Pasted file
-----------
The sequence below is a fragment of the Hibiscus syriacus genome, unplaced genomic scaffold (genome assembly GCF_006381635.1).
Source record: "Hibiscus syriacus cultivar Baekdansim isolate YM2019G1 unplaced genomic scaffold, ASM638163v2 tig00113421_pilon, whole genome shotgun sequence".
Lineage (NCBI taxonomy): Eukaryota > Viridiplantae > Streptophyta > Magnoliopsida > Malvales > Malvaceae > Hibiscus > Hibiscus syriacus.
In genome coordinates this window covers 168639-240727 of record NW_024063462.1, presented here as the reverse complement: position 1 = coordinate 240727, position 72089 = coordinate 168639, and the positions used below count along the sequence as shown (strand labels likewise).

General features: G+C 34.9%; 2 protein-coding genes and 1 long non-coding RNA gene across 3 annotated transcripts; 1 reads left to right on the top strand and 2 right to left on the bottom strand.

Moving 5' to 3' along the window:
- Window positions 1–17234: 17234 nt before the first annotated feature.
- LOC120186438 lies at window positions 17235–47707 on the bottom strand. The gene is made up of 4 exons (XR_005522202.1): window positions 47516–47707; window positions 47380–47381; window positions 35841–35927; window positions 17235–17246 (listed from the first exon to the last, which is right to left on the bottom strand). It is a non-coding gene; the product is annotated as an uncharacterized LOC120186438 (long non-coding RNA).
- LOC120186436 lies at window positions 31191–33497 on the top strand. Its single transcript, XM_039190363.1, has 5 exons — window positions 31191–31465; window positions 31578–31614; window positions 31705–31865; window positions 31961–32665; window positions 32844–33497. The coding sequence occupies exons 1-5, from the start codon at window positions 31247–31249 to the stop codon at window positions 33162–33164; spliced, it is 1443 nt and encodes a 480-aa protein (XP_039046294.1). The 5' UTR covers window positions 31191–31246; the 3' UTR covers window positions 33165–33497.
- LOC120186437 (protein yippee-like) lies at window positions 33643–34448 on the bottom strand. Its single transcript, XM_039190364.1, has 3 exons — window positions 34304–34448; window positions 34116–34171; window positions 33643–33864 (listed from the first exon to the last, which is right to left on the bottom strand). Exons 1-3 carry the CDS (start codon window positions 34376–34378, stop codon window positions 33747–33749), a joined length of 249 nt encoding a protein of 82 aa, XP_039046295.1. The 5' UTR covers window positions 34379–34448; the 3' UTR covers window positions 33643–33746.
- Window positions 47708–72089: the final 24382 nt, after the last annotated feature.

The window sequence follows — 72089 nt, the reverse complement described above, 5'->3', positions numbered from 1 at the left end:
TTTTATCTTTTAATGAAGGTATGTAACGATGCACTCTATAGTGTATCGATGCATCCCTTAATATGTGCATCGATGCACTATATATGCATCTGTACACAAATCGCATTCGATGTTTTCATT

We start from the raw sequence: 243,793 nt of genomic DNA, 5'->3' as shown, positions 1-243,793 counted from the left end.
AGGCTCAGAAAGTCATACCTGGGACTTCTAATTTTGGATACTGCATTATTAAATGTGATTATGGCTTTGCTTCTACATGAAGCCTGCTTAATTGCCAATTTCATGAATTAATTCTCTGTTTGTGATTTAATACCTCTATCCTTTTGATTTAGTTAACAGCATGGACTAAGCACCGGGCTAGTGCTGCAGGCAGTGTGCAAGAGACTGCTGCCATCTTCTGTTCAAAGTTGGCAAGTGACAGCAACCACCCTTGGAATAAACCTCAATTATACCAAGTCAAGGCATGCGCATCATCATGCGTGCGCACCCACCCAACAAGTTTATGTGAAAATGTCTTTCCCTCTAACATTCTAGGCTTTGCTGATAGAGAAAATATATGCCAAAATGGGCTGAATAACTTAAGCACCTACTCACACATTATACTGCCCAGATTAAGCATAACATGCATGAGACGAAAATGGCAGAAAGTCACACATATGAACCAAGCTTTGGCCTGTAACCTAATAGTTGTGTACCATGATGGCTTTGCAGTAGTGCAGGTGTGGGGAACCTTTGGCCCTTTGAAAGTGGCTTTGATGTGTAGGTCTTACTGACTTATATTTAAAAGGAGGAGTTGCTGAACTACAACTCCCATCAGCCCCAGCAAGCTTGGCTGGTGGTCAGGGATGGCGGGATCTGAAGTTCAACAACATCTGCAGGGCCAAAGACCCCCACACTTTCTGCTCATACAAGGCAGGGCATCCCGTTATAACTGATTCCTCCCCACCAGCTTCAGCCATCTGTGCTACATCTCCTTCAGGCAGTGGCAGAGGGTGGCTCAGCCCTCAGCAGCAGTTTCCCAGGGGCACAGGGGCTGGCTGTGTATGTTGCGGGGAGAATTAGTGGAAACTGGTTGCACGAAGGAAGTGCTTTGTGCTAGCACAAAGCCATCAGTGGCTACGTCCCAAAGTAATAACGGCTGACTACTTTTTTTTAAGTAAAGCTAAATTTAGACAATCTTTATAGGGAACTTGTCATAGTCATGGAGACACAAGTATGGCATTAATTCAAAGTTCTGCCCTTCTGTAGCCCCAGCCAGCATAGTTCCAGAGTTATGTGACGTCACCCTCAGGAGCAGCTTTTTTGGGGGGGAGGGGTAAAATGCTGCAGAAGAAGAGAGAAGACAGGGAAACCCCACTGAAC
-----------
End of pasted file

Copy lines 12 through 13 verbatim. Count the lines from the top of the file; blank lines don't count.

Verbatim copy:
The window sequence follows — 72089 nt, the reverse complement described above, 5'->3', positions numbered from 1 at the left end:
TTTTATCTTTTAATGAAGGTATGTAACGATGCACTCTATAGTGTATCGATGCATCCCTTAATATGTGCATCGATGCACTATATATGCATCTGTACACAAATCGCATTCGATGTTTTCATT